A primary defense against predators that is used by most mammals and birds is to try to avoid detection. Many predators are visual predators and rely on light reflected off their prey to locate the prey. Evolution has provided these predators with pronounced visual acuity to see their prey at great distances and to detect even tiny movements. To survive, prey have evolved numerous methods to make it harder for visual predators to see them. Many have camouflaged or disruptive coloration and patterns that allow them to blend into their backgrounds. When threatened, they remain motionless or have other behavioral patterns that reinforce their cryptic nature. For instance, when Canada geese (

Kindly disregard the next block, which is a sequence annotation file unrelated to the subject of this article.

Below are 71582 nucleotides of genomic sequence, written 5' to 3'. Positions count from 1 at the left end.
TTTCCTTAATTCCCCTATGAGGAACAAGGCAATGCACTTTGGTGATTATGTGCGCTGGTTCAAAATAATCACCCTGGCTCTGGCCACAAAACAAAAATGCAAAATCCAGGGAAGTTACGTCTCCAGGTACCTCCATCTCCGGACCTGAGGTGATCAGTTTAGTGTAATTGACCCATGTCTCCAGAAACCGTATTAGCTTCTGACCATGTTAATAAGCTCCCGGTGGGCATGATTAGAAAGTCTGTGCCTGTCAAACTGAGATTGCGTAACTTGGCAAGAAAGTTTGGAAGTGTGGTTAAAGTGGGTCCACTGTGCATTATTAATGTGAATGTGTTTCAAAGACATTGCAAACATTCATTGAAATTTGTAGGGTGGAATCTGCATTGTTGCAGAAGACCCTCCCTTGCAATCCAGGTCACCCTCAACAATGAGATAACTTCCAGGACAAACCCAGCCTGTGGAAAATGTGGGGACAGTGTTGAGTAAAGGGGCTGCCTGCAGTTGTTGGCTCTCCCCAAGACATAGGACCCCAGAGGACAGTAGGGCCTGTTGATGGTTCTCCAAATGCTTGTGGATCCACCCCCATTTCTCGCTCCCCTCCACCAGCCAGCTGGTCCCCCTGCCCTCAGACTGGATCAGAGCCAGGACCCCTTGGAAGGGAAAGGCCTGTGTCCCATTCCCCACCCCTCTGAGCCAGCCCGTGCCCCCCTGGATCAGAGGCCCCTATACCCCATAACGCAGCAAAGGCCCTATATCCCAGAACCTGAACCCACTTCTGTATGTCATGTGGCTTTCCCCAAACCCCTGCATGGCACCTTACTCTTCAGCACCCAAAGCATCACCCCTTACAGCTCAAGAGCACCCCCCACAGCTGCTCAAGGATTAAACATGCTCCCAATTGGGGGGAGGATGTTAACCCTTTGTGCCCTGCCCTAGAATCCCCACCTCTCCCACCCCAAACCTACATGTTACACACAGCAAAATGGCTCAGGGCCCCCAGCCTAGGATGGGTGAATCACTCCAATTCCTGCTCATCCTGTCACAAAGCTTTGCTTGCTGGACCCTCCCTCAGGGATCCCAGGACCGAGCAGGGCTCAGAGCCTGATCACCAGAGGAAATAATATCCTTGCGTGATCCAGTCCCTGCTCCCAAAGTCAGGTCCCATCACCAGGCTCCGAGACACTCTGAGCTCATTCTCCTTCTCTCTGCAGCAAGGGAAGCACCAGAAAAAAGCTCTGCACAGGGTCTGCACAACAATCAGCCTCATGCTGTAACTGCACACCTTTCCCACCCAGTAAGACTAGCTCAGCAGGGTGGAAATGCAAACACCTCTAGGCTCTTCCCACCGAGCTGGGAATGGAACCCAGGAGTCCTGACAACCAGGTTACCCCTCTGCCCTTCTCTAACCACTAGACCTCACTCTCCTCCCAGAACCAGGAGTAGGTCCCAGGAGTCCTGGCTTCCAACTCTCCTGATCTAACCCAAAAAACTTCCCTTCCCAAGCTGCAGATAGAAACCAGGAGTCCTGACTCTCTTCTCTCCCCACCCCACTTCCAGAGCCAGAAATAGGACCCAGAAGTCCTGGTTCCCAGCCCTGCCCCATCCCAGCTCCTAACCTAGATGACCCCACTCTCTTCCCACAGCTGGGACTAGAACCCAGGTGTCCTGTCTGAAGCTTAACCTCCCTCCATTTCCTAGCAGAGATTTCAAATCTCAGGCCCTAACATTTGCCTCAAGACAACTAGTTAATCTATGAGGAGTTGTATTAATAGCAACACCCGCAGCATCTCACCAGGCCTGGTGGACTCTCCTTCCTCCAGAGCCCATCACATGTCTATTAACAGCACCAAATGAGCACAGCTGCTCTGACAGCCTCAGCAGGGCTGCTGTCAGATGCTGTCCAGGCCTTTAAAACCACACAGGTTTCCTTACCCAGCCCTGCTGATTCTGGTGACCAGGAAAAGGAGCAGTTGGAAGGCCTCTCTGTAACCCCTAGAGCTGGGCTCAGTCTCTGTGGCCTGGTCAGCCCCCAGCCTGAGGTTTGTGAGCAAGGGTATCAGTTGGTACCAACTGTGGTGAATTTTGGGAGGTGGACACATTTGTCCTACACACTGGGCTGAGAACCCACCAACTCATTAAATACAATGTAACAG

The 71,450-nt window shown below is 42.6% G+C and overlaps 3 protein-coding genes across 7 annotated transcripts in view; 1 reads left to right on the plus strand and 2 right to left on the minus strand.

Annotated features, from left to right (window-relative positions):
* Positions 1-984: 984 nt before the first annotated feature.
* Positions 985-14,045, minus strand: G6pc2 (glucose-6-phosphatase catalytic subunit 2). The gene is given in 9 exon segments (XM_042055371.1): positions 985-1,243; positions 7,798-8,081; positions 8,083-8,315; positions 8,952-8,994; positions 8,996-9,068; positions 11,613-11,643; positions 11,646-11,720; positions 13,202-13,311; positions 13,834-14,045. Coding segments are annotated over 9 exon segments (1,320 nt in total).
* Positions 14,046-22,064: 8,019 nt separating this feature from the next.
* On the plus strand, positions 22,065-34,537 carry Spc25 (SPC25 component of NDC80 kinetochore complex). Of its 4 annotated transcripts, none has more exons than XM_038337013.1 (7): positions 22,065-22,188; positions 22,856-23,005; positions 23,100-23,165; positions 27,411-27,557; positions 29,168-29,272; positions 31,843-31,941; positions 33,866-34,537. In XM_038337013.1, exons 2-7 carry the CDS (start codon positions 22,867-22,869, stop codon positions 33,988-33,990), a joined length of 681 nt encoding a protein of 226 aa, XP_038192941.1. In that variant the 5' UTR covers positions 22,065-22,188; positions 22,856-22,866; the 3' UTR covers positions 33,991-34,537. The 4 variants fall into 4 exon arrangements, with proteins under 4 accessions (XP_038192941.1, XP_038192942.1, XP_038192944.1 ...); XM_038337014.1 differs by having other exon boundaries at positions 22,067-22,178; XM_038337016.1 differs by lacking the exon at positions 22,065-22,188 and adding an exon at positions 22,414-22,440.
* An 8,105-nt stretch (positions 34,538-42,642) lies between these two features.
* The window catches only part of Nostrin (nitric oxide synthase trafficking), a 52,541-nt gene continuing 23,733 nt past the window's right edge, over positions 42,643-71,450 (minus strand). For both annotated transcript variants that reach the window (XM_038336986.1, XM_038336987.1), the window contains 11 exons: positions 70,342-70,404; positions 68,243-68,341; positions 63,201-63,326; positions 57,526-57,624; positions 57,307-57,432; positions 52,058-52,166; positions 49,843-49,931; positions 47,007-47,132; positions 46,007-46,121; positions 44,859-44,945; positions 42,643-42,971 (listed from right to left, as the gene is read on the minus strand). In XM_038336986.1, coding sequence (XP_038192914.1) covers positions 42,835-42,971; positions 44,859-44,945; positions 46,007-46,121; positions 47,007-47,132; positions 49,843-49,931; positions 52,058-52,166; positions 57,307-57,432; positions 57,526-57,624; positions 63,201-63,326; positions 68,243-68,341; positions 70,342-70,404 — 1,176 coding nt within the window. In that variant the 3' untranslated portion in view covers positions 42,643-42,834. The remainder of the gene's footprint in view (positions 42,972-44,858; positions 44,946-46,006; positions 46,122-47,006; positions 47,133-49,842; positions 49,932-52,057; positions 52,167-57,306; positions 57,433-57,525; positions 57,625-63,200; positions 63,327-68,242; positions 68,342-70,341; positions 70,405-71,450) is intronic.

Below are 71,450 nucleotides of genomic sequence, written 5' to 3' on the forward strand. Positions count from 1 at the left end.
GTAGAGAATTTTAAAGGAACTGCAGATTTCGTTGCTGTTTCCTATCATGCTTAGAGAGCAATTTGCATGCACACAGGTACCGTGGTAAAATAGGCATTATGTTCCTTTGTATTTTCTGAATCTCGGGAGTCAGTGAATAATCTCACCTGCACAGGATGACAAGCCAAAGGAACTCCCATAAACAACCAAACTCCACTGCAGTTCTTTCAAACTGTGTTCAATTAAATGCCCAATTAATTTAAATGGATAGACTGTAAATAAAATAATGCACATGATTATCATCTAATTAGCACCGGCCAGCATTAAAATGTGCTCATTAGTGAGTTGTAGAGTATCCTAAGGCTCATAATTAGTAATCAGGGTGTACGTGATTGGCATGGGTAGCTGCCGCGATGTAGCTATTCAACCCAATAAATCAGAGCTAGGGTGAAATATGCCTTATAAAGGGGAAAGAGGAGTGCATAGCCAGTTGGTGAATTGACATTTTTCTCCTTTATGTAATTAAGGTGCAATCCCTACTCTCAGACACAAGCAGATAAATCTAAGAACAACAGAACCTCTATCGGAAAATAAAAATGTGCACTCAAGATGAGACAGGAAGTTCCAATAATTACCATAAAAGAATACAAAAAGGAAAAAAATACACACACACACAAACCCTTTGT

) are hiding, they keep their long necks and heads close to the ground rather than upright so that predators cannot detect them by their unique silhouette (Latin names for a species are given the first time a species is mentioned in each chapter; they also are provided in Appendix 1).